(This post originally appeared on Bookriot)
When Benjamin Franklin decided to draw his famous “Join or Die” artwork and submit it to the Pennsylvania Gazette in 1754, he started what is now known as the modern-day political cartoon. Since then, political cartooning has not only provided a way for artists and writers to express themselves, but they also have been able to do so freely under the First Amendment.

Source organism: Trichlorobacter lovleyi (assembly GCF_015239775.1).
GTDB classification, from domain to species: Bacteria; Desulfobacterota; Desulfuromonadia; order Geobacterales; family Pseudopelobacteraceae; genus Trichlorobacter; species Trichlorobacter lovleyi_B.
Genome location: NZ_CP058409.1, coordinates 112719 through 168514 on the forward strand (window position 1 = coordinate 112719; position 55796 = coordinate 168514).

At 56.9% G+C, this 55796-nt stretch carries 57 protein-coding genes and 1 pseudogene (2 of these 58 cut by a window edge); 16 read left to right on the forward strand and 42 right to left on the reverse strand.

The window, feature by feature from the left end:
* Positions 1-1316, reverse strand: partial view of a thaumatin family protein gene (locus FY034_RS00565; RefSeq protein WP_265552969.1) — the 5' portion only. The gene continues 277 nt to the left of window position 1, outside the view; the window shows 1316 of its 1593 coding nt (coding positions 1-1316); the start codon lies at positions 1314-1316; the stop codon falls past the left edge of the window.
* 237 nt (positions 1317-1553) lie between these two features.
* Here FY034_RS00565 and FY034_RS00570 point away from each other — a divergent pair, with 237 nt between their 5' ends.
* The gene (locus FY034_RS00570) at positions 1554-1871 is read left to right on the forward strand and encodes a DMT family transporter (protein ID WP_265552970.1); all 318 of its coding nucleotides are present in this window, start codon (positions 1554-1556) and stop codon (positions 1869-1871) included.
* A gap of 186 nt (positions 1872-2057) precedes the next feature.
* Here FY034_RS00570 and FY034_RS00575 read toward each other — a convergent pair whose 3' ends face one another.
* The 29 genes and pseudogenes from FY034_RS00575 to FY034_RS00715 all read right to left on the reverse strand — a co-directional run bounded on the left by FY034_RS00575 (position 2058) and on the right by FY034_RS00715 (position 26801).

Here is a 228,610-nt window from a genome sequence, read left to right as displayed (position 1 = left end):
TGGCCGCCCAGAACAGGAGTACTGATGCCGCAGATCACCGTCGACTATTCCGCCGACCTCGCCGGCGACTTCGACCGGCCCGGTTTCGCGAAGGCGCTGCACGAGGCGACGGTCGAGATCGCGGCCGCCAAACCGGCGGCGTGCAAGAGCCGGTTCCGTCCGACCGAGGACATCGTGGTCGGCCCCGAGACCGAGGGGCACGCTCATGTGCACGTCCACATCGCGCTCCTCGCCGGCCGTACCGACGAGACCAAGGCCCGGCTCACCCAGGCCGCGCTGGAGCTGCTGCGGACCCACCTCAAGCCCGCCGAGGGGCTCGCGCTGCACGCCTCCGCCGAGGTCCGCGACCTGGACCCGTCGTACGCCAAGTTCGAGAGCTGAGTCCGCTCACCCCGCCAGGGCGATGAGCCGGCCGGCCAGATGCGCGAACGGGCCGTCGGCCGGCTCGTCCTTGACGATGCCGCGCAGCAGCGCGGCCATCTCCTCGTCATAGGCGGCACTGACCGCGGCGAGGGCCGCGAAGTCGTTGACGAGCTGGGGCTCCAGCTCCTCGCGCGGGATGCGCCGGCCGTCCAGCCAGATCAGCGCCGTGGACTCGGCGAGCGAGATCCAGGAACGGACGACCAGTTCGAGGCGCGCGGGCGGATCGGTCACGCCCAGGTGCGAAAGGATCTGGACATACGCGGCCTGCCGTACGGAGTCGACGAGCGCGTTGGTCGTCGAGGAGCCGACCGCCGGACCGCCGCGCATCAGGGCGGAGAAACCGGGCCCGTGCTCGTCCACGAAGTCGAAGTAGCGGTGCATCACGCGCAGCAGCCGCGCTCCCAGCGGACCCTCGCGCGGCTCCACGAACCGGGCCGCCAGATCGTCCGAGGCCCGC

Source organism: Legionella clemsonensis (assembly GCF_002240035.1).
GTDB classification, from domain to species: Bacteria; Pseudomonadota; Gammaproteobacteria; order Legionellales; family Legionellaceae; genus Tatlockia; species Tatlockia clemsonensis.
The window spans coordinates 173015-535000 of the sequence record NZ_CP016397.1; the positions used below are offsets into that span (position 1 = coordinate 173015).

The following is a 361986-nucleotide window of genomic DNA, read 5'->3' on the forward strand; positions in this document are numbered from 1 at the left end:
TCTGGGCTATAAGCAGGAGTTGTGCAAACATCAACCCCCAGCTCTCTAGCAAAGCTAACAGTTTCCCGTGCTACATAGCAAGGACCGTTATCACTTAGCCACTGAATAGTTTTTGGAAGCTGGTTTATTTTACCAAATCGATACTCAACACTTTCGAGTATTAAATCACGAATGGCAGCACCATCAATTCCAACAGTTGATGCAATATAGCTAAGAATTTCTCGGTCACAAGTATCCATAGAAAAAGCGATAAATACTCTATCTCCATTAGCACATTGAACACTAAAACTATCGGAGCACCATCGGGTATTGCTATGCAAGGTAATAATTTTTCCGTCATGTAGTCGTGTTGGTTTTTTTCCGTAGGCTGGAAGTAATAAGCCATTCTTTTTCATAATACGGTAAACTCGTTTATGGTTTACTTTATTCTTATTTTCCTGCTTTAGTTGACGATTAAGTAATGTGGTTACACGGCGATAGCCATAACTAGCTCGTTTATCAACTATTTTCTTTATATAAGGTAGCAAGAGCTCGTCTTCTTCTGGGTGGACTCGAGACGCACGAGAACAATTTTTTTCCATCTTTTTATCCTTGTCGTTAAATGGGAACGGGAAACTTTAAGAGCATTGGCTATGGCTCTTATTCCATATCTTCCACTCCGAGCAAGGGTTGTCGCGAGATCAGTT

From the President’s tweets to natural disasters to the resurrected argument refuting science and claiming that the world is actually flat, there is literally no shortage of material for the satirical medium. And they are no longer regulated to just the back of the newspaper. Now political comics are available in webcomic format, as ebooks and yes, even in print. Many artists are using their talents to criticize, protest and report. Often with a bird’s-eye view of society.